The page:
At a time when the public discussion of mental illness in society is reaching a high point, athletes and other sports insiders remain curiously silent about their private battles with a range of mental illnesses. While a series of professional athletes have exposed the deep, dark secret related to the pervasiveness of mental illness in high performance sport, relatively little is known, sociologically, about what mental illness culturally means inside sport. This edited collection showcases research on how sport, as a social institution, may actually produce dangerous cultural practices and contexts that foster the development of mental illness within athlete groups. Further, chapters also illustrate how sport, when organized with sensitivity and care, may serve to help manage mental illnesses. Rather than analyzing mental illness as an individual phenomenon, contributors to this volume equally attest to how mental illness is socially developed, constructed, managed, and culturally understood within sport settings. The book highlights the relevance of a range of theories pertinent to the social study of mental illness including dramaturgy, cultural studies, learning theory, symbolic interaction, existentialism, and total pain theory. Chapters range from the discussion of depression, anxiety, eating disorders, drug addiction, epilepsy, mental trauma, stigma, the mass mediation of mental illness, and the promise of sport as a vehicle for personal and collective recovery.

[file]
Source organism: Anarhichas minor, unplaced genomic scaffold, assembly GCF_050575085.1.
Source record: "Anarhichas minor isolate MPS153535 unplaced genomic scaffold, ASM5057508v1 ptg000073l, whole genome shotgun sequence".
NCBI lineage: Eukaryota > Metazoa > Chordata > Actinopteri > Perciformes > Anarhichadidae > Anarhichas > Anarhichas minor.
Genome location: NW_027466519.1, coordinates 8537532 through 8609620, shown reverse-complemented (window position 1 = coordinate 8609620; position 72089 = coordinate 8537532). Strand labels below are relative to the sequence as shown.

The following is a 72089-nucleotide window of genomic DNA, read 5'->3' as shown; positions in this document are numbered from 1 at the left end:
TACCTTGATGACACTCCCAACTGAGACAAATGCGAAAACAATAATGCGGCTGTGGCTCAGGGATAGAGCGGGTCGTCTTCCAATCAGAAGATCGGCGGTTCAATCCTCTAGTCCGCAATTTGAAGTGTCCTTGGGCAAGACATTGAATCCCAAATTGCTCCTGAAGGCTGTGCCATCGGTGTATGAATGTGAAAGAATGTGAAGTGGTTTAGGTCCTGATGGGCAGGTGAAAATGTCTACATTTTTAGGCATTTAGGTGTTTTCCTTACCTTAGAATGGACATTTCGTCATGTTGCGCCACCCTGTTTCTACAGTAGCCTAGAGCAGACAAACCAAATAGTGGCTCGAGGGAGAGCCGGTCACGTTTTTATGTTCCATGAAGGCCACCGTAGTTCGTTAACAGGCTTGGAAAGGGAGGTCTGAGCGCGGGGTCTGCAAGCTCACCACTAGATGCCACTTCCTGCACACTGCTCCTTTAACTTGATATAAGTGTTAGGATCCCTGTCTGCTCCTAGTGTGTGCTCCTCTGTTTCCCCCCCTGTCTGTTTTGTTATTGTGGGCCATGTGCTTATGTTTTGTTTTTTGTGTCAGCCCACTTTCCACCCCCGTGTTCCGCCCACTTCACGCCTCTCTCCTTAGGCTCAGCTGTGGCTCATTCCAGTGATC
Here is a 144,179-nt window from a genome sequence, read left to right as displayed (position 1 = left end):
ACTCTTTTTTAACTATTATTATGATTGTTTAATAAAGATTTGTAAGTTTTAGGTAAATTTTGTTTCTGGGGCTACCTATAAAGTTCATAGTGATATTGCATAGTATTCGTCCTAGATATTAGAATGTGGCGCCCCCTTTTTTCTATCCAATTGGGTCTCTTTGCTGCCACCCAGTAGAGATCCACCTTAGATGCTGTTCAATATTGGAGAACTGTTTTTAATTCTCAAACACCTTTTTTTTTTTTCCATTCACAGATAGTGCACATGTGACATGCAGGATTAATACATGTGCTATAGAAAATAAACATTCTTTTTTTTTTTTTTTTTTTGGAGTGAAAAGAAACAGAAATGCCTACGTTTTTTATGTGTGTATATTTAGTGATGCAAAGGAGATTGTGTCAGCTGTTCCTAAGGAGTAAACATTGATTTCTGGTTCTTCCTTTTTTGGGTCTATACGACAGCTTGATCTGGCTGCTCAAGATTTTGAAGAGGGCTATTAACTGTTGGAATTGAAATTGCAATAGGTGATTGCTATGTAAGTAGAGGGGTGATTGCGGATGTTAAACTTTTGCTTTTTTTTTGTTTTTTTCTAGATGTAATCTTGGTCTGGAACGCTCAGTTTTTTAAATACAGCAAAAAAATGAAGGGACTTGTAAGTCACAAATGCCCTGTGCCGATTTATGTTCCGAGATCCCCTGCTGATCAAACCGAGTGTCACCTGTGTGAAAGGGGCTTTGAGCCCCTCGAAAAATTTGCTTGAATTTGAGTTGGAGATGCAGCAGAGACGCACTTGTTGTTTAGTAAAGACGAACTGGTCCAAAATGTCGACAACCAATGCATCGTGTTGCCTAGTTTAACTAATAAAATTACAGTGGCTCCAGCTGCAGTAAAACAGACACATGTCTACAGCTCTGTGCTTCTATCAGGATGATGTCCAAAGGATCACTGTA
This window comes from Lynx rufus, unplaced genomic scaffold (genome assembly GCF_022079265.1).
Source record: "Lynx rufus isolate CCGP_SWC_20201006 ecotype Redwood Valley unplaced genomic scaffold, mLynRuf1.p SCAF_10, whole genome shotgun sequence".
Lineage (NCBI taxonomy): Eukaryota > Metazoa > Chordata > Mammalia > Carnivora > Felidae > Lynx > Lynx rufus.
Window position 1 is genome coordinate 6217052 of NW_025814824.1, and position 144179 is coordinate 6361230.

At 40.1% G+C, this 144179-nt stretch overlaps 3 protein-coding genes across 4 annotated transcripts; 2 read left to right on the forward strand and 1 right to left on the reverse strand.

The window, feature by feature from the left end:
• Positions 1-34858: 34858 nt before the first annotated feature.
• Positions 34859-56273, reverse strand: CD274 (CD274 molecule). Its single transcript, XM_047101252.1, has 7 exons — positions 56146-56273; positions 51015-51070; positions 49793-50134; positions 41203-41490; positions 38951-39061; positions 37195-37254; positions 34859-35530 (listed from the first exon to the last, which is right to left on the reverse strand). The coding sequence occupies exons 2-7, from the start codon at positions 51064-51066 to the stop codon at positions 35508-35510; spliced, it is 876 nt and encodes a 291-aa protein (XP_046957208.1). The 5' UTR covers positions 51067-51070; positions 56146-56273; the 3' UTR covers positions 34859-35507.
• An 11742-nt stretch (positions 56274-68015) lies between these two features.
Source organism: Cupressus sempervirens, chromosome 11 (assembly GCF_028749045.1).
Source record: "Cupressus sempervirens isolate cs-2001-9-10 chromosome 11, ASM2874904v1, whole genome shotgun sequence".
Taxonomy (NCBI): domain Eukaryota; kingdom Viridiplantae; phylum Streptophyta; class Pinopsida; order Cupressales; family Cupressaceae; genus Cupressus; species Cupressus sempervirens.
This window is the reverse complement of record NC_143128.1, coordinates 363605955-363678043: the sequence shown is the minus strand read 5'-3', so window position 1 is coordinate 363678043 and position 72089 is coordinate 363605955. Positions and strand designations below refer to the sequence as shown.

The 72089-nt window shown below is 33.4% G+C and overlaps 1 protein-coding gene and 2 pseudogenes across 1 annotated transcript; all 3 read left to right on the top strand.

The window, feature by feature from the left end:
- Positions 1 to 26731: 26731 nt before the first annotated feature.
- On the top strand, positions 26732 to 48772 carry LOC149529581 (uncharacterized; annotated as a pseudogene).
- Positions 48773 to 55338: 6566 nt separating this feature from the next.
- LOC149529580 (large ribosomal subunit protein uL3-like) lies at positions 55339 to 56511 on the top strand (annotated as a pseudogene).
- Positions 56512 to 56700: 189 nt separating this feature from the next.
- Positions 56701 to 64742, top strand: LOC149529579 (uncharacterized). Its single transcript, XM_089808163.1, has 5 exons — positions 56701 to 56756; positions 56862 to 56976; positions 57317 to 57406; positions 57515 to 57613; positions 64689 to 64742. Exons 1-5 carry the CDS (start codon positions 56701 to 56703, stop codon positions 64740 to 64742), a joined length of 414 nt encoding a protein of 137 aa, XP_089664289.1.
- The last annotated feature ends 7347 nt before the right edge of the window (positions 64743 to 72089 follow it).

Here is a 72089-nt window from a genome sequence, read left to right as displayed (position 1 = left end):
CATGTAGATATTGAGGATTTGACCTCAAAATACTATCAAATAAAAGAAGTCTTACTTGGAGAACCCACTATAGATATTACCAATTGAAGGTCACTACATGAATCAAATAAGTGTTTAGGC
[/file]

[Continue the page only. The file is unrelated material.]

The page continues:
Additional ISBNs: 9781787434707, 1787434702, 9781787439559, 1787439550